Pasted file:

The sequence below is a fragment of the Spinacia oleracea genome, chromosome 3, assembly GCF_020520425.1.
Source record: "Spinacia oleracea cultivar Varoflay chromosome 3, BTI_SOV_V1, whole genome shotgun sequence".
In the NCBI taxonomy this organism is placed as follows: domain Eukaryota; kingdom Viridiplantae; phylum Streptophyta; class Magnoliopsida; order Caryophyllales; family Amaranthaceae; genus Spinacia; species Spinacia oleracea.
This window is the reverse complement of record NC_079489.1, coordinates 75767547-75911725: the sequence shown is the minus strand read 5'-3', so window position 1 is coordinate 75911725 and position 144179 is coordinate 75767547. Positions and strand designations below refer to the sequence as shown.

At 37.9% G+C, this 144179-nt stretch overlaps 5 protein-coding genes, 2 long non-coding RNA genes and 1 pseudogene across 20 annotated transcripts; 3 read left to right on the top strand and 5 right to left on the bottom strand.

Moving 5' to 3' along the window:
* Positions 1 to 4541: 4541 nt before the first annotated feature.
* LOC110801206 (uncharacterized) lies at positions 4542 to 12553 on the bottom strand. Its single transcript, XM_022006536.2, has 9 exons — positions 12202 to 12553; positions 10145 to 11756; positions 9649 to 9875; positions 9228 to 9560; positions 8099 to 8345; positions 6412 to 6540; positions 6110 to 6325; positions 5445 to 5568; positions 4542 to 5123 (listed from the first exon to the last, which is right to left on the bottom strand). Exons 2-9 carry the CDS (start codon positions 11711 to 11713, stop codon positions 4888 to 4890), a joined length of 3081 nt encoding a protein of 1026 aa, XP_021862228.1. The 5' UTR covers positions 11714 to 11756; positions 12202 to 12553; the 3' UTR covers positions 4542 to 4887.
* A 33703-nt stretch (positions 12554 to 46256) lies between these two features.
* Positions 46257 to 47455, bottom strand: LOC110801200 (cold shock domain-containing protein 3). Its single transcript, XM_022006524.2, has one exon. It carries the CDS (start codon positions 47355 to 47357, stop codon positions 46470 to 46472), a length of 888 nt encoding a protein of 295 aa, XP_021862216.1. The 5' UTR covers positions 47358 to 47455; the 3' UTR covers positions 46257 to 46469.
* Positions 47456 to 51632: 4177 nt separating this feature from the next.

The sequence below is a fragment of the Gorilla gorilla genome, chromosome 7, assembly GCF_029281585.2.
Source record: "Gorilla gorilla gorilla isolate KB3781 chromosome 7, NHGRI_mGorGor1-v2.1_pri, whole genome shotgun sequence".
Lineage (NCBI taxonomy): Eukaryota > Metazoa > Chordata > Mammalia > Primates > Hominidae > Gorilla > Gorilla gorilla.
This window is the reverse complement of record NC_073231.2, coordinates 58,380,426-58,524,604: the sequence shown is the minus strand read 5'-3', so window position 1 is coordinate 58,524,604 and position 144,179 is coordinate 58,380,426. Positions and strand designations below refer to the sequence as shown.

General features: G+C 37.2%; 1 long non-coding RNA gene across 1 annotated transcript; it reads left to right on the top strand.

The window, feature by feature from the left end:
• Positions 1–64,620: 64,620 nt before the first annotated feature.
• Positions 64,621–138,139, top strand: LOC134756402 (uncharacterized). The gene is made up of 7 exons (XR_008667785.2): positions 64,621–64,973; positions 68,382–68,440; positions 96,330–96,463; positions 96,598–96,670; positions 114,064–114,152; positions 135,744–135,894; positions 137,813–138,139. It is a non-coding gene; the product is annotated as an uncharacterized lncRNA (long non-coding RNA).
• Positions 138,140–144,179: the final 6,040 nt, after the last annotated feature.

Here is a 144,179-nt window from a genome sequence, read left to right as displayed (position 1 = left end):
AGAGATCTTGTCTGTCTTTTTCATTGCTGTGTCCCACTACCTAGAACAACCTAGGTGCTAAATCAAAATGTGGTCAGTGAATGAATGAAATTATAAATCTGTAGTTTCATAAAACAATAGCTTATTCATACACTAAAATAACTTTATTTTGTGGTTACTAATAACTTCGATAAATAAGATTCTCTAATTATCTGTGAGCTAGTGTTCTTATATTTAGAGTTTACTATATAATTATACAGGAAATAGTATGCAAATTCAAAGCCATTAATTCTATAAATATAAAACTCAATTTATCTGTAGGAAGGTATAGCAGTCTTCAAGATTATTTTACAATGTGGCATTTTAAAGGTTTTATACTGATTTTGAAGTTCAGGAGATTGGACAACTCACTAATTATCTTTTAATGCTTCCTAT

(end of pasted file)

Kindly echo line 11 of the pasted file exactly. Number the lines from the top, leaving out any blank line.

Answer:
* Positions 47456 to 51632: 4177 nt separating this feature from the next.